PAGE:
Monday, April 14, 2014

You're right, Jean – Margaret Stove didn't knit Prince George's shawl. It was her design, but only in the sense that it is included in her 2010 book “Wrapped in Lace”. It says on her website that “through physical limitations [she] is no longer able to complete large project commissions”. (She's 74.)

It's a lovely shawl – but one I'm sure I'll never knit. You begin by making 64 points, either separately or connected, then you line them all up and knit the centre inwards, back and forth with a herringbone stitch seam at the end. The pattern consists of ferns, the emblem of New Zealand and so rather appropriate for a royal gift.

Amedro designed a shawl for one of Prince Andrew's daughters, I seem to remember. I don't know whether it was commissioned. I don't think Sharon Miller has ever knit for a royal baby.

I didn't get much done yesterday. We watched “No Country for Old Men”. It's not conducive to lace knitting. You need to see every frame.

I've embarked on round 34, at least. It's the final round for the second row of motifs, followed by three blissfully simple rounds before the next set of motifs is introduced.

I half-heard someone talking on the radio about Arthur Miller's plays the other evening – “every line has its place”. That's the joy of this sort of knitting. Each of the 136 rounds in the borders is different, each fits in its place.

Our niece was wearing her red Mourning Shawl in Strathardle last week. I wish now I had snatched it from her shoulders and had a critical look at it. I didn't even get a picture of her wearing it. It was “Granny Cheyne's Shetland Shawl” from Margaret Stove's book just mentioned. That was the one where I used Fleegle's system – two balls of yarn, one for each direction – to create garter stitch in the round.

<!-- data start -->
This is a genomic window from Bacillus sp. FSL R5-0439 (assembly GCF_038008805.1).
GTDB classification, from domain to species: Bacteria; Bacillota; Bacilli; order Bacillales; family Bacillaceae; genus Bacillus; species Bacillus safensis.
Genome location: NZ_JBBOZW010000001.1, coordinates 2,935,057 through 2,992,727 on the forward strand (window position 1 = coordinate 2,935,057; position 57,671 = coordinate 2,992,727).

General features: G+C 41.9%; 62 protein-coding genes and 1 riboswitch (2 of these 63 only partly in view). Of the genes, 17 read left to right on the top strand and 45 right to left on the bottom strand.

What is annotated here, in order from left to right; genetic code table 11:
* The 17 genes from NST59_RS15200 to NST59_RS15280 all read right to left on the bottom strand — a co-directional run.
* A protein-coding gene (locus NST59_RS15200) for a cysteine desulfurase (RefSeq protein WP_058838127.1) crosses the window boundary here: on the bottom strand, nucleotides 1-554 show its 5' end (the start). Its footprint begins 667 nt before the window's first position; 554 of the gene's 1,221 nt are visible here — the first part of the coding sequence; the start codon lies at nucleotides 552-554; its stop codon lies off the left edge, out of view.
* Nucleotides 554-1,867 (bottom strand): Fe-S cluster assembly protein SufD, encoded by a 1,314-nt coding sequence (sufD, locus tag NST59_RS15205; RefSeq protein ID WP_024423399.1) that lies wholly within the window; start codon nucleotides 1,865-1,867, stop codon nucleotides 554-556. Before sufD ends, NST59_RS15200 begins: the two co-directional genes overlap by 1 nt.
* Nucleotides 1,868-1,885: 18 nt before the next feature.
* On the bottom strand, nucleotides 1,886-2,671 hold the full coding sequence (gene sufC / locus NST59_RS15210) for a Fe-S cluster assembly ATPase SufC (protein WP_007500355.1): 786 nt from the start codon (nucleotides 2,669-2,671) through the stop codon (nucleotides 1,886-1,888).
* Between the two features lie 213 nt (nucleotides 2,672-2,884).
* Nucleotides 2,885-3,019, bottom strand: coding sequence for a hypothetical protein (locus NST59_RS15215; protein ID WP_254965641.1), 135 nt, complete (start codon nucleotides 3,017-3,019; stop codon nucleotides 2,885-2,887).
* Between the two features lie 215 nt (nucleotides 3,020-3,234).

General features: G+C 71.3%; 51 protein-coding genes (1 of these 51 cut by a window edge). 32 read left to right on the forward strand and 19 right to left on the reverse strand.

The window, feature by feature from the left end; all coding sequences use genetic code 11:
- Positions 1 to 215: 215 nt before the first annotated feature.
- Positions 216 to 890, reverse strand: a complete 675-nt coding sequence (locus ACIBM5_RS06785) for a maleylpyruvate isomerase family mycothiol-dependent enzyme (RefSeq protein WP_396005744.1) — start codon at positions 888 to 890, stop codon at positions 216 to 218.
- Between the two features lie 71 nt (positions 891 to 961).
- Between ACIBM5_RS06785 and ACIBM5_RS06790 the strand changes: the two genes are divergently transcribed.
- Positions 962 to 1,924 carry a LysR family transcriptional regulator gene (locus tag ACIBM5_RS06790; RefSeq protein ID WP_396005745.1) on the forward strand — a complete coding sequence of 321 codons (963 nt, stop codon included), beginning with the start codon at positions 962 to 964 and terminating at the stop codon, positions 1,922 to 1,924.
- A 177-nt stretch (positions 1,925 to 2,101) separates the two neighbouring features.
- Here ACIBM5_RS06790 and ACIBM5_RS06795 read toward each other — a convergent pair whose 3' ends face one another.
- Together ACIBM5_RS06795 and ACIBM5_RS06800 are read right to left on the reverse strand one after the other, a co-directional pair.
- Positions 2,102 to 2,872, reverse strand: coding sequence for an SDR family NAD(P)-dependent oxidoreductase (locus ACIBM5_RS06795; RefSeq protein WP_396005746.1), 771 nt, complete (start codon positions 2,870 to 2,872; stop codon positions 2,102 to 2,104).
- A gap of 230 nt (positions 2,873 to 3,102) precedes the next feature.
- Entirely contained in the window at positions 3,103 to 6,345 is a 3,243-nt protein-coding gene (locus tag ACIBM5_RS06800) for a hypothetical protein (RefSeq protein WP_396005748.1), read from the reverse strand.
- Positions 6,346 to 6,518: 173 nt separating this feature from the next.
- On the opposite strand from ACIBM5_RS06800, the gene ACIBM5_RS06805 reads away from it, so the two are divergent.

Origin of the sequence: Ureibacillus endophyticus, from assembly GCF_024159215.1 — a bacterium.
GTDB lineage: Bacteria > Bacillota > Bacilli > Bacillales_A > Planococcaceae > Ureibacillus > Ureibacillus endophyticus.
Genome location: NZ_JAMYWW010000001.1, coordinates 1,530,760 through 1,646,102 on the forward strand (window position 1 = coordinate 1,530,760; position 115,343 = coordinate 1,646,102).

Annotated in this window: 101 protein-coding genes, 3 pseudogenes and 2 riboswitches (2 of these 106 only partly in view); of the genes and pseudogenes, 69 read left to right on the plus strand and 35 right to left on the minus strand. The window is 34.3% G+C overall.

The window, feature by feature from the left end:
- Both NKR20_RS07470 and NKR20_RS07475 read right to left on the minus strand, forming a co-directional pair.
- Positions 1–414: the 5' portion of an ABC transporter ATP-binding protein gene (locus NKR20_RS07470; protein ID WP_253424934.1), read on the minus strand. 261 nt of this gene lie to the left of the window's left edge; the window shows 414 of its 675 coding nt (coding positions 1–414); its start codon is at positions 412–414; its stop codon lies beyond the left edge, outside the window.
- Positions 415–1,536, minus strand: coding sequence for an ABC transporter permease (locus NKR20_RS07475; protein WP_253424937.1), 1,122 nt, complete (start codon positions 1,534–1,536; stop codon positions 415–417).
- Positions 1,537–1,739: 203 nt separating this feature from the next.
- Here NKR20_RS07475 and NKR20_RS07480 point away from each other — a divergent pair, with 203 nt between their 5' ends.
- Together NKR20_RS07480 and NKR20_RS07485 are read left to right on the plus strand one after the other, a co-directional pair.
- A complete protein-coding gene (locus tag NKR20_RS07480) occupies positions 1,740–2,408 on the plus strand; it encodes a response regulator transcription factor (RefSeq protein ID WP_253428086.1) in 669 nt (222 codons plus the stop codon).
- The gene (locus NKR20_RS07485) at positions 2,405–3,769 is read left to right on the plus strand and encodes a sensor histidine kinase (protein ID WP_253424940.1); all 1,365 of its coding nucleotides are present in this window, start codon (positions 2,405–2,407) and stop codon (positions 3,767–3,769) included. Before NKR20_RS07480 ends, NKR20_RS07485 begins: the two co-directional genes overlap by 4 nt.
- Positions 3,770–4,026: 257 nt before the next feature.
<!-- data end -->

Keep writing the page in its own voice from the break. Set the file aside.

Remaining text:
I think when the current shawl is finished, there is going to be no escape from making a serious circular swatch to explore all the ways of achieving garter stitch. The pivot stitch seems to be working reasonably well, but I don't think it's perfect.

The spring edition of the Twist Collective is out. There are some wonderful things, needless to say, including some very tempting lace. Nothing by Franklin, though.

Tamar, you may be sure I will keep you posted about my further experiments with Good King Henry. I got involved with it in the first place because, like you, I love spinach and was tempted by the idea of a perennial source of it.  

I'm sorry there are no daffodils -- tomorrow, I hope.


  1. I'm assuming from your description that the shawl given to the young prince was the Filmy Fern Shawl. I knit a modified version of it for my wedding veil. The points seemed to take forever, but once that was done I really enjoyed the outside-in knitting. Knowing every row go shorter helped keep me motivated.

  2. Franklin's having a rest cure aboard a Cunard line ship but he does have a blog post.